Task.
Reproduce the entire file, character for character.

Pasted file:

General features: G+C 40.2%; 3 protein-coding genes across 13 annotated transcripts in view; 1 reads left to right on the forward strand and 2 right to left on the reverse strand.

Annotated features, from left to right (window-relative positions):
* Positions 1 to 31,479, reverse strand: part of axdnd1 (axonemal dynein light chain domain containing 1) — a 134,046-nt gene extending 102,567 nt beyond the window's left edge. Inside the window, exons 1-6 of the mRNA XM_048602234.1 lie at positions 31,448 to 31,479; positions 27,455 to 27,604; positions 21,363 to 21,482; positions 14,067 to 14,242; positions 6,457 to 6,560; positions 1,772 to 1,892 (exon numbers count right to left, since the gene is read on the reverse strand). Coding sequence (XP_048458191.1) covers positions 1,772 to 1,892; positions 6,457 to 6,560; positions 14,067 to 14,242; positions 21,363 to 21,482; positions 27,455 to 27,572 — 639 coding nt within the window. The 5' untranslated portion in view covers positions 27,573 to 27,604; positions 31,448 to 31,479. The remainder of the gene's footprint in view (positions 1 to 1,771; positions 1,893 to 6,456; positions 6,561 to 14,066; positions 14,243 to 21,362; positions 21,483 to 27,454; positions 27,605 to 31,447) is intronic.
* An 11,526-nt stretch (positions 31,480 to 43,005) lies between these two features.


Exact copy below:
General features: G+C 40.2%; 3 protein-coding genes across 13 annotated transcripts in view; 1 reads left to right on the forward strand and 2 right to left on the reverse strand.

Annotated features, from left to right (window-relative positions):
* Positions 1 to 31,479, reverse strand: part of axdnd1 (axonemal dynein light chain domain containing 1) — a 134,046-nt gene extending 102,567 nt beyond the window's left edge. Inside the window, exons 1-6 of the mRNA XM_048602234.1 lie at positions 31,448 to 31,479; positions 27,455 to 27,604; positions 21,363 to 21,482; positions 14,067 to 14,242; positions 6,457 to 6,560; positions 1,772 to 1,892 (exon numbers count right to left, since the gene is read on the reverse strand). Coding sequence (XP_048458191.1) covers positions 1,772 to 1,892; positions 6,457 to 6,560; positions 14,067 to 14,242; positions 21,363 to 21,482; positions 27,455 to 27,572 — 639 coding nt within the window. The 5' untranslated portion in view covers positions 27,573 to 27,604; positions 31,448 to 31,479. The remainder of the gene's footprint in view (positions 1 to 1,771; positions 1,893 to 6,456; positions 6,561 to 14,066; positions 14,243 to 21,362; positions 21,483 to 27,454; positions 27,605 to 31,447) is intronic.
* An 11,526-nt stretch (positions 31,480 to 43,005) lies between these two features.